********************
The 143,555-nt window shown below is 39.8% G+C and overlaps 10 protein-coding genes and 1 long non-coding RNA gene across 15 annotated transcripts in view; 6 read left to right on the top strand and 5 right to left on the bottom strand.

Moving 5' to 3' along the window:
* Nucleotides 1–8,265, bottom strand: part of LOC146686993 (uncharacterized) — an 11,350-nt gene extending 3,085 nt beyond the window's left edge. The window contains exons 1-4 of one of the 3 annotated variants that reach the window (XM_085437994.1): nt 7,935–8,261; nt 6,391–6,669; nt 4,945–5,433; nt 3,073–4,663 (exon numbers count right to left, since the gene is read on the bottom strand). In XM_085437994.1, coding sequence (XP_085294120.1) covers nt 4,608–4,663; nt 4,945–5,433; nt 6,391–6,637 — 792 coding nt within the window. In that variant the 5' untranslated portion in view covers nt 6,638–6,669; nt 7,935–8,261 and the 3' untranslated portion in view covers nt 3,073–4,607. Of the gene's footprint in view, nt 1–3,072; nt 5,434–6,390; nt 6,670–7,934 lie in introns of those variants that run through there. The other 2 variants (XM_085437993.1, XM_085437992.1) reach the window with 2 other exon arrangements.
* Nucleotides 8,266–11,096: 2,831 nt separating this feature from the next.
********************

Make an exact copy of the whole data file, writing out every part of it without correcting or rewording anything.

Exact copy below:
The 143,555-nt window shown below is 39.8% G+C and overlaps 10 protein-coding genes and 1 long non-coding RNA gene across 15 annotated transcripts in view; 6 read left to right on the top strand and 5 right to left on the bottom strand.

Moving 5' to 3' along the window:
* Nucleotides 1–8,265, bottom strand: part of LOC146686993 (uncharacterized) — an 11,350-nt gene extending 3,085 nt beyond the window's left edge. The window contains exons 1-4 of one of the 3 annotated variants that reach the window (XM_085437994.1): nt 7,935–8,261; nt 6,391–6,669; nt 4,945–5,433; nt 3,073–4,663 (exon numbers count right to left, since the gene is read on the bottom strand). In XM_085437994.1, coding sequence (XP_085294120.1) covers nt 4,608–4,663; nt 4,945–5,433; nt 6,391–6,637 — 792 coding nt within the window. In that variant the 5' untranslated portion in view covers nt 6,638–6,669; nt 7,935–8,261 and the 3' untranslated portion in view covers nt 3,073–4,607. Of the gene's footprint in view, nt 1–3,072; nt 5,434–6,390; nt 6,670–7,934 lie in introns of those variants that run through there. The other 2 variants (XM_085437993.1, XM_085437992.1) reach the window with 2 other exon arrangements.
* Nucleotides 8,266–11,096: 2,831 nt separating this feature from the next.